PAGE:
The restaurant wisely taps plenty of local experts: Those beer pairings include selections from Uinta, Squatters and Epic. The French bread makes it way from nearby Stoneground. There’s Beehive Cheese on the menu — and wait, are those macarons from Fillings And Emulsions at the check-out counter? Why yes, yes they are.

The literal bread and butter of the menu are the gourmet sandwich creations. These aren’t your stuffed, 4-pound deli meat sandwiches you’ll brag of eating for lunch and dinner for the following three weeks, but nor are they loaded with processed slices of industrial-grade plastic. A meal will leave you sated, not groggy, not to mention patting yourself on the back for helping out a stranger in need, too.

There’s the Turkey Day ($8.95, sliced fried turkey, Havarti, cran-peño jelly, roasted tomatoes, cucumbers and greens on French bread), an homage to everything that’s great about Thanksgiving — without Aunt Edna seated by your side insisting you update her on what you’ve been doing with your life this past year. A Reuben ($8.45, corned beef brisket, Swiss Russian dressing, sauerkraut, rye bread) was also splendid down to the last bite. Particularly pleasing: the fact the sandwich wasn’t an overly messy affair. You’ll get back to the office without worrying about giving the big client a greasy handshake. Wait, that’s probably just me.

A Pot Roast Dip ($8.85, turkey pot roast, Swiss, red onion, jalapeño jelly, sourdough, jus) was meaty and more-ish and a perfect example of my lack of shame where great flavor is involved. With the sandwich dispatched, I quite literally drank the rest of the jus in front of my unfazed wife — who, I should add, is resigned to this type of behavior by now.

Unlike the cleaner Reuben, The Sloppy Joe ($6.95, beef and chorizo, slopp sauce, pickled red onion, kaiser roll) is unabashedly, well, sloppy. Spicy chorizo adds a sizzling bite to the rich beef simmered in "slopp sauce." Pickled red onions add brightness and zip, and the accompanying potato chips (standard side on all sandwiches) make perfect scoops for errant drippings.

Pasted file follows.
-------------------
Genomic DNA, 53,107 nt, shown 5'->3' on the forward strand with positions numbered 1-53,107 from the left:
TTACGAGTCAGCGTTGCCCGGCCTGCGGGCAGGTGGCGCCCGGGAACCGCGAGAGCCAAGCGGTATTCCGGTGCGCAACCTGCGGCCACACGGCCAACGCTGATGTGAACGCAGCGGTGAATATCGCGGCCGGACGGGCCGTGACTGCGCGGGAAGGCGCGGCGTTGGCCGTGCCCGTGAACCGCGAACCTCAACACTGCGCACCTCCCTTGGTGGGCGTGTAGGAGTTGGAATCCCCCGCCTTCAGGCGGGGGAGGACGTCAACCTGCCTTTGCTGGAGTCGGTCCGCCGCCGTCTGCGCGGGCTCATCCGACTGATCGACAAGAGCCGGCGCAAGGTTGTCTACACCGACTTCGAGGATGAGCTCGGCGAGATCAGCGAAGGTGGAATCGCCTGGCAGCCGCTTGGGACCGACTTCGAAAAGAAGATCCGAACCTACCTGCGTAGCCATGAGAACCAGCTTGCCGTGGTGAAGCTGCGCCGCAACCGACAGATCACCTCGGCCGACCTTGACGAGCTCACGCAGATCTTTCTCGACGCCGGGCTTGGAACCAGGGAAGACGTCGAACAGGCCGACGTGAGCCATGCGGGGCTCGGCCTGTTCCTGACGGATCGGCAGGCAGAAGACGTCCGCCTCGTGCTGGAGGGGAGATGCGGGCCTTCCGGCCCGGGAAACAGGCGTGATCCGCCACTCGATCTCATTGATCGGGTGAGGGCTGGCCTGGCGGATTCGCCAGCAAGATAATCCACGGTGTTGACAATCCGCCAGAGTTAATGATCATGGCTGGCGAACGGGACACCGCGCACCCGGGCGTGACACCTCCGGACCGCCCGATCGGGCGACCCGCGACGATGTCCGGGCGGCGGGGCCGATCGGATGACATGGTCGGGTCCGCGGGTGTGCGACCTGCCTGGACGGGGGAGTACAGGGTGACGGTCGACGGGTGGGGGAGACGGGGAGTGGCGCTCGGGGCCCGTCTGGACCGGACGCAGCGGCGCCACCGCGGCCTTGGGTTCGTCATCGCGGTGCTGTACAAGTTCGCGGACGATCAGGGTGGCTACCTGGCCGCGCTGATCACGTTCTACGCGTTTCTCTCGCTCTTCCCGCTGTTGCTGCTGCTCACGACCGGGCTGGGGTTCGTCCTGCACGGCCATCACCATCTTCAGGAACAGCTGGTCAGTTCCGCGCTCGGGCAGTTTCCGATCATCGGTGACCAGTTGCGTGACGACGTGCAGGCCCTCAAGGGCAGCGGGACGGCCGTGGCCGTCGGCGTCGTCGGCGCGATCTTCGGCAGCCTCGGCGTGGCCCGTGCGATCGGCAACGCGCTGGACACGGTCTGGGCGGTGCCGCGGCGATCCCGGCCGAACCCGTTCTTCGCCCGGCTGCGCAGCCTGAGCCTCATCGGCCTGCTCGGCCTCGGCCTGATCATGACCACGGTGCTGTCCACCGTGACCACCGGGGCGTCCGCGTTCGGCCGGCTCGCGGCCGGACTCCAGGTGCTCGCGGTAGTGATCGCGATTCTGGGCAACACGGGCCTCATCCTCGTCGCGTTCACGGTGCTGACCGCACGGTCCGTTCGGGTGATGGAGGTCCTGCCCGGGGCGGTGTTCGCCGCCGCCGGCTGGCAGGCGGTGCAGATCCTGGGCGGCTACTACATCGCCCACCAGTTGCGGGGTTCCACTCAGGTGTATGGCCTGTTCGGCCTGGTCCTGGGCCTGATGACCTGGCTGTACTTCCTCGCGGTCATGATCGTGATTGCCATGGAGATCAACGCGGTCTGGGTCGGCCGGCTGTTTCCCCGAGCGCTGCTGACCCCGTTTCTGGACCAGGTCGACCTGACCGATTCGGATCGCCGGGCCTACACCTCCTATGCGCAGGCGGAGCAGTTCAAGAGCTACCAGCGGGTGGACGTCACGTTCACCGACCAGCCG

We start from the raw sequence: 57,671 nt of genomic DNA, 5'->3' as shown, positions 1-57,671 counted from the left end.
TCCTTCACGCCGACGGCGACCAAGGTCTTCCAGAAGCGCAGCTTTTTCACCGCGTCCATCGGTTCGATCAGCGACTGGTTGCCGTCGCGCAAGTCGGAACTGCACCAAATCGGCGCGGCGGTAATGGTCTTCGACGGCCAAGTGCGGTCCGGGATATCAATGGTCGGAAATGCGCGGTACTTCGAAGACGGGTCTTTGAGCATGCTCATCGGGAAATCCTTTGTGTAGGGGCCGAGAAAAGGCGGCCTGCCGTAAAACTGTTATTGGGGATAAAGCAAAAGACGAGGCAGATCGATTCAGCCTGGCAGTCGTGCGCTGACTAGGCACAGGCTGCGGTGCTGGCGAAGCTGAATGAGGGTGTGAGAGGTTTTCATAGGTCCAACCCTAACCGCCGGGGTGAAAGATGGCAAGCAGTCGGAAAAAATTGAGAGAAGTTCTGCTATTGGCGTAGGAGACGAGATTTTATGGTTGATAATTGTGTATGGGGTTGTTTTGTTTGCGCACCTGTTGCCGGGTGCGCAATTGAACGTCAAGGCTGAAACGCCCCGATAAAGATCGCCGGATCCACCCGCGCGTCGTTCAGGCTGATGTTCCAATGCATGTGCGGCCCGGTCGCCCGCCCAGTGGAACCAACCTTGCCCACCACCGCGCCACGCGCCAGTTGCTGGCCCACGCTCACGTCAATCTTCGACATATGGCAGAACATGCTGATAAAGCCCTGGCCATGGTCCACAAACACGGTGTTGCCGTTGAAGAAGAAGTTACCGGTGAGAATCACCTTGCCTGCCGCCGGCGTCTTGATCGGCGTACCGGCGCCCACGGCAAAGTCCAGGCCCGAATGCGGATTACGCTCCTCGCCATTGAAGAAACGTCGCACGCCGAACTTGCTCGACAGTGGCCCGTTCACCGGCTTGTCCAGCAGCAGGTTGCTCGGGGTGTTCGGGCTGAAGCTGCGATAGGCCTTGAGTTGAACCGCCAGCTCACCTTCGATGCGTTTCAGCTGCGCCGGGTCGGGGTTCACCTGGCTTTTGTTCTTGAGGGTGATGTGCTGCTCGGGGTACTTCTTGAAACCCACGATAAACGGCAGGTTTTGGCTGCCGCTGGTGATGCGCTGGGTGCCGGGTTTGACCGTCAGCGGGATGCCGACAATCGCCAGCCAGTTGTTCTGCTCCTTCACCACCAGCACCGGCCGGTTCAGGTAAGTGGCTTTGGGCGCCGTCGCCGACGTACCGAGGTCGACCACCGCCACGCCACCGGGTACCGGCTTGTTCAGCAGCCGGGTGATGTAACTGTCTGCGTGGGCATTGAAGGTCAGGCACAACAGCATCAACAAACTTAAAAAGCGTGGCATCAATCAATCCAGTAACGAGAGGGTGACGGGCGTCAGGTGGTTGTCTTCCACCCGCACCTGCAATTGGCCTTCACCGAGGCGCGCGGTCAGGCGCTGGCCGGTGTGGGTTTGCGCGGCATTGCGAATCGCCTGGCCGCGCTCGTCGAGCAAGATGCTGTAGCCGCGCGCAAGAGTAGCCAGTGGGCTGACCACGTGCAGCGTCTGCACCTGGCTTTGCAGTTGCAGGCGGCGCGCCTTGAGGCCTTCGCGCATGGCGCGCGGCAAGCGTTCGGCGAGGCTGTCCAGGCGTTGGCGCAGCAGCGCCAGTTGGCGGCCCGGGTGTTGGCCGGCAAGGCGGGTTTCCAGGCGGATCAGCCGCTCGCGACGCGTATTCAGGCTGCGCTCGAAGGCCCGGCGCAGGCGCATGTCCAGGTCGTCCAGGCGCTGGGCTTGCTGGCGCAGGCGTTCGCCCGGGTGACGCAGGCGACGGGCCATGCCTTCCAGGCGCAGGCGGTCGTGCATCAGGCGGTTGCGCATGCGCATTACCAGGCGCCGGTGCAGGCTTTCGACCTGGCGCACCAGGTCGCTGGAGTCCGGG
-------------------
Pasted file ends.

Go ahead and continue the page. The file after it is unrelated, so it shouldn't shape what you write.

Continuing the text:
The Sprang Chicken ($8.75, chicken, smoked provolone, bacon, avocado, tomatoes, greens, multigrain bread) is more manageable in comparison, albeit a tad sedate. Still, the "clean label" deli meat shines.

Nine sandwiches in total are complemented by a range of fresh salads with in-house dressings ($6.95-$7.95), plus soup and a not-too-shabby, dark-amber-hued hummus ($4.45). It’s worth noting the restaurant opens for breakfast and lunch plus dinner, too — something of an anomaly in the sandwich-slinging world.

Stop by until 3 p.m. on Sundays and chow down on unlimited French toast for a paltry $4. If you do stop by for brunch, you can also enjoy one of the restaurant’s "beer cocktails," such as the Baba Buzzed ($6) — a shot of espresso amping up the already chocolatey-caramel nuanced Uinta brew. I told you these guys were quirky.

It’s hard to not embrace a business that couples such lofty ideals with solid execution. In July, the business donated more than 4,000 sandwiches, aiming to top 50,000 in year one alone. The donations not only help to feed those in need, but also allow the supported organizations to stretch their resources further — making a genuine difference in the community.

It’s laudable stuff, and I guarantee you won’t find a more enjoyable, more delicious way to support those in need for less than $10. Go buy a sandwich.